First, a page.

A game's tendency toward a Cube Meta can be far more complicated than how dimensions influence turn rate. It is an important factor. But it's not the only one. Further, I do believe that Avorion shares some of the same issues as games like Starmade in regard to efficiency of armor coverage and the effeciency of internal components. (That is, similar issues, but not nearly to the same degree.)

First, consider how Cargo Bays scale in Avorion. As mentioned here and elsewhere, it scales weirdly. Despite being the same in volume, building a single 10x10x10 Cargo Bay is 685% more efficient than building 1000 1x1x1 Cargo Bays. (I'm not exaggerating. :()

As such, cargo bay game mechanics very strongly supports the Cube Meta. It's strong enough that I design all my freighters around this mechanic. And they all end up with only one or two large cargo bays (usually just one). My latest freighter is a single, huge, cube-shaped Cargo Bay with a cubic ship literally built around it:



If I'm not mistaken, 8100 cargo space is pretty good for a 7 module ship with excellent speed, maneuverability, lots of excess power and energy storage, yet made mostly of Iron.

To a far less severe degree, better efficiency of large, single blocks can be extended to most types of blocks. This includes Thrusters, Directional Thrusters, Engines, Generators, Energy Containers, Crew Quarters, IFGs, and more. One large Generator produces slightly more energy than several smaller generators of equal total volume. Likewise, one large Crew Quarters is a bit more energy efficient than several smaller ones. Etc, etc. Fortunately, in most cases, the difference is almost insignificant. But it does exist.

Next to Cargo Bays, I'd say the most significant efficiency gains from large blocks can be had through thrusters, engines, and armor. Thrusters and Engines, because koonschi added restrictions so thin slices are no longer very effective. Armor, because of the 10 times HP boost of IFGs. Multiplying the HP of a tiny piece of armor by 10 times may not be enough to make it effective. A single shot (or two) may still vaporize such. But, multiplying a large piece of armor by 10 times will make it virtually invulnerable.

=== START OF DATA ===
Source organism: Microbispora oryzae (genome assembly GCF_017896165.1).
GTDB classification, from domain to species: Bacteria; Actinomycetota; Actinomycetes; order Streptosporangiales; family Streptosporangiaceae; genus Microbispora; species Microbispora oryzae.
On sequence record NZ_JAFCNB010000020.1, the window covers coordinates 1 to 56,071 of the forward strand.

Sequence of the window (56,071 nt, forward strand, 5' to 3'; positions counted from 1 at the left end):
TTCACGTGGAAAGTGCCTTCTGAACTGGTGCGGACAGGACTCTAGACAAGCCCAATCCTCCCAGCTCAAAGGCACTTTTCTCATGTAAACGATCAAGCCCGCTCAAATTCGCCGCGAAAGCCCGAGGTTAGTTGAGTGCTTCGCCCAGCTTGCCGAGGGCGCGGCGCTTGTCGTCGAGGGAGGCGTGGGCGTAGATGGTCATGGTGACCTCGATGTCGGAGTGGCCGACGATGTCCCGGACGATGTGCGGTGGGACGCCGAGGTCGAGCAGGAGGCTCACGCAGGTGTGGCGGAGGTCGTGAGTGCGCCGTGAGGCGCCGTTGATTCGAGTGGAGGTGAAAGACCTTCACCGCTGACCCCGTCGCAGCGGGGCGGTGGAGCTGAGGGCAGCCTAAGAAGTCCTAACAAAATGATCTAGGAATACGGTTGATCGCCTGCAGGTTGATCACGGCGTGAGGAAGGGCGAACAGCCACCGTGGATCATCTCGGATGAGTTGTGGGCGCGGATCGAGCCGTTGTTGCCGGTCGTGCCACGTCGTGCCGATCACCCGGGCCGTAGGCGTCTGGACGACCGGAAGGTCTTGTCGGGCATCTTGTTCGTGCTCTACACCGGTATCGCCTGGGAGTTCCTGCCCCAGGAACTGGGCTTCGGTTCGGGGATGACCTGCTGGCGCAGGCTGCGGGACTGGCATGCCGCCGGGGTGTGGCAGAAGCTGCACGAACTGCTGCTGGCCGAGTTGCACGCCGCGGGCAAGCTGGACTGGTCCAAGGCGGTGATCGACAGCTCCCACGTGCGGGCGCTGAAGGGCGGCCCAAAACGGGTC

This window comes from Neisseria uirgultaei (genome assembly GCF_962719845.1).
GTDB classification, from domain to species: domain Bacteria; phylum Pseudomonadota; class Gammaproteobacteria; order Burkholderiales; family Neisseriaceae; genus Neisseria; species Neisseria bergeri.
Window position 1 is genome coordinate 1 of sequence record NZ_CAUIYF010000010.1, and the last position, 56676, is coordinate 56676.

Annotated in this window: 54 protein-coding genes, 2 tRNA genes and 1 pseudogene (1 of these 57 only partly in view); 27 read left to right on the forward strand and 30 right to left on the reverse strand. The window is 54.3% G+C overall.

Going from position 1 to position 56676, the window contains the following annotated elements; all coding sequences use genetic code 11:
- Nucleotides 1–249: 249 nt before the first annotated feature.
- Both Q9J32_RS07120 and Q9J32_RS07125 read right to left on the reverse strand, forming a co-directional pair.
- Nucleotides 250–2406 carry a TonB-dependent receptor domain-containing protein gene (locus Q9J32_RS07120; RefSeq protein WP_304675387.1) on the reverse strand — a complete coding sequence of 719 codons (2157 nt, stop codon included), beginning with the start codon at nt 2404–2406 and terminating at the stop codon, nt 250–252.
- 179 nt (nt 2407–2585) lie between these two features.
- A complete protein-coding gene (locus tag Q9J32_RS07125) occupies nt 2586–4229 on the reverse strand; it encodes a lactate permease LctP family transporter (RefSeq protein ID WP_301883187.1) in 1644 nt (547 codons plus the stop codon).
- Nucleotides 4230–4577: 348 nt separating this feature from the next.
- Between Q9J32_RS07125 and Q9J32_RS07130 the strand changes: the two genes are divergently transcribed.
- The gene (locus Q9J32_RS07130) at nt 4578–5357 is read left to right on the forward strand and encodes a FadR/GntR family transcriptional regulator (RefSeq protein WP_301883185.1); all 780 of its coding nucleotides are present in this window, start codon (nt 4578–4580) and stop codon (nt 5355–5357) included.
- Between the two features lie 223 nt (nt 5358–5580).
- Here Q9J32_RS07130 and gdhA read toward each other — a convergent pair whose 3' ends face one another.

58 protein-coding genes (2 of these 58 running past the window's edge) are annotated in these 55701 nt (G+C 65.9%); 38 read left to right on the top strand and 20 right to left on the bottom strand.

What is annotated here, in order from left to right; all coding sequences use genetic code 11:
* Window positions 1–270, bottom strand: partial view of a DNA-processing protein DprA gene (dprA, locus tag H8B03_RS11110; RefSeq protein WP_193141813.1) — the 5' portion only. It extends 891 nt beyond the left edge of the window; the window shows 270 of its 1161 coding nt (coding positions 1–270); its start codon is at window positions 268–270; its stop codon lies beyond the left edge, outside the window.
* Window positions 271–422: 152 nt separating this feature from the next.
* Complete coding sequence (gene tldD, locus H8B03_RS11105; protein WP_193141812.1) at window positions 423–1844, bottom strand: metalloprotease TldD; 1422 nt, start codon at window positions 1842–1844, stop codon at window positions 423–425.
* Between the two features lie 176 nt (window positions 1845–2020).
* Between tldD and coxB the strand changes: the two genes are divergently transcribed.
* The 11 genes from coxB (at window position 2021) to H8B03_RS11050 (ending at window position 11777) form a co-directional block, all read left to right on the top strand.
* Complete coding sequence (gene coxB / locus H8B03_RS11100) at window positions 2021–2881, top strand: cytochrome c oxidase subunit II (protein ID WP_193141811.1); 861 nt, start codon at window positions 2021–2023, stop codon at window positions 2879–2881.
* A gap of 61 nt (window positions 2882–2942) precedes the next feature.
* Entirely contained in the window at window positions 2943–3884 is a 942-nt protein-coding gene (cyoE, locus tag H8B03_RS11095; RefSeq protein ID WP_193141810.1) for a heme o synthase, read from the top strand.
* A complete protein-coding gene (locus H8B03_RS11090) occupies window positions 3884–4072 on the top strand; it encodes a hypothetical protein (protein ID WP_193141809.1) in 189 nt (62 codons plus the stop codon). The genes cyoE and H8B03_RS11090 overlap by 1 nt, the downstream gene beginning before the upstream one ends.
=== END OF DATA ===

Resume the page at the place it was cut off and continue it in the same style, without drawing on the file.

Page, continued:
IFGs are a special case. A single large IFG is more energy efficient. And it can protect a much larger range of blocks. But, I usually opt to place some smaller IFGs, instead. By placing several small IFGs spread around the ship, I usually end up saving a lot of energy. It's also an effective way to add redundancy to a design. Even if an enemy manages to take out an IFG or two, my ship has several others to keep it intact.

This is not the case in Avorion. Any given rectangular ratio will work better, than a cube - even a flat-face ship will still have a narrow side and top/bottom profiles, allowing to orbit the enemy while rolling to always present another armored side and firing at the enemy with IT-turrets. At that point, designing a complex and sleek design of your liking simply redistributes the profiles and makes some parts of it harder to hit than others.

Some good arguments here. However, I believe that you are overstating the value of a low profile and not seeing the whole picture. As I explained here, recent changes to thrusters encourages stereotypical ship shapes, particularly winged. But, if it wasn't for that, (combat related) Cube Meta would be encouraged to a small degree.

Long and sleek ships can present a small profile when dogfighting. Yes, if said ships are agile enough, they can keep that profile small by continuously facing the enemy. And they can orbit the enemy, or roll (or rotate) to avoid exposing a damaged side.

However, this only holds true if said ship is agile enough to do so. Recent thruster changes have changed the equation. Now, long and sleek ships are often not as agile as similarly-built short, chubby ships with 'wings' (thruster arms).

Also, the player must be skilled enough to do this. I find it harder to pull those orbits off with a mouse than with a joystick. Also, unlike other space sims, Avorion lacks an aiming reticle to show where to lead our guns to actually hit. This makes it rather difficult to hit when trying to orbit an enemy at high speed.

And this only holds true if the enemy has traditional weapons. Missile use denies that strategy. Rockets can hit things from 50 km away. Also, rockets have the same speed as your ship when you fire them. How much is a small profile and lots of agility going to help against homing missiles, particularly at a distance that you can't return fire and at a speed that is impossible to outrun?

Finally, a ship, that has full IFG coverage, has 10 times less ship HP, than all the blocks which it is made from, and majority of that HP is given by Armor, so for the most part trying to find weak spots is a waste of time.